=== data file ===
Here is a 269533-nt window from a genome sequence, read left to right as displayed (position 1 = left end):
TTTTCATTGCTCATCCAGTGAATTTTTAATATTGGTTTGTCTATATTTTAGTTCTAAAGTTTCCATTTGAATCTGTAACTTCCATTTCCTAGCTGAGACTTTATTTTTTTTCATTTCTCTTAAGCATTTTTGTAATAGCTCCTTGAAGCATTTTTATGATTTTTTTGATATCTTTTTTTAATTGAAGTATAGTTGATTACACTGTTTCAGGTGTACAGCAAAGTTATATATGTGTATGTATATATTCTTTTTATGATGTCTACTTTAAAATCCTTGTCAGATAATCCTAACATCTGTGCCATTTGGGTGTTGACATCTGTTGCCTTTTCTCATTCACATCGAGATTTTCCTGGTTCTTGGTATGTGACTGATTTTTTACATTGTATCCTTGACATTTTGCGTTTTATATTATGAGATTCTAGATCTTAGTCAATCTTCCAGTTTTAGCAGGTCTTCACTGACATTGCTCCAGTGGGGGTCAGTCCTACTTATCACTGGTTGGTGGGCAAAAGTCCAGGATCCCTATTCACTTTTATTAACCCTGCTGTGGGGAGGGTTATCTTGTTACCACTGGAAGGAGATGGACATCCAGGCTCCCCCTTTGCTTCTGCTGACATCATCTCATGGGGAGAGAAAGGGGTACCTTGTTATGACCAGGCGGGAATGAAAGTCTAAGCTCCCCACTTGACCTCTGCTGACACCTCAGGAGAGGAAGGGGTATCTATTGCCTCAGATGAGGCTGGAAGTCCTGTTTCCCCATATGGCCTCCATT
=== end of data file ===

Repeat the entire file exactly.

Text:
Here is a 269533-nt window from a genome sequence, read left to right as displayed (position 1 = left end):
TTTTCATTGCTCATCCAGTGAATTTTTAATATTGGTTTGTCTATATTTTAGTTCTAAAGTTTCCATTTGAATCTGTAACTTCCATTTCCTAGCTGAGACTTTATTTTTTTTCATTTCTCTTAAGCATTTTTGTAATAGCTCCTTGAAGCATTTTTATGATTTTTTTGATATCTTTTTTTAATTGAAGTATAGTTGATTACACTGTTTCAGGTGTACAGCAAAGTTATATATGTGTATGTATATATTCTTTTTATGATGTCTACTTTAAAATCCTTGTCAGATAATCCTAACATCTGTGCCATTTGGGTGTTGACATCTGTTGCCTTTTCTCATTCACATCGAGATTTTCCTGGTTCTTGGTATGTGACTGATTTTTTACATTGTATCCTTGACATTTTGCGTTTTATATTATGAGATTCTAGATCTTAGTCAATCTTCCAGTTTTAGCAGGTCTTCACTGACATTGCTCCAGTGGGGGTCAGTCCTACTTATCACTGGTTGGTGGGCAAAAGTCCAGGATCCCTATTCACTTTTATTAACCCTGCTGTGGGGAGGGTTATCTTGTTACCACTGGAAGGAGATGGACATCCAGGCTCCCCCTTTGCTTCTGCTGACATCATCTCATGGGGAGAGAAAGGGGTACCTTGTTATGACCAGGCGGGAATGAAAGTCTAAGCTCCCCACTTGACCTCTGCTGACACCTCAGGAGAGGAAGGGGTATCTATTGCCTCAGATGAGGCTGGAAGTCCTGTTTCCCCATATGGCCTCCATT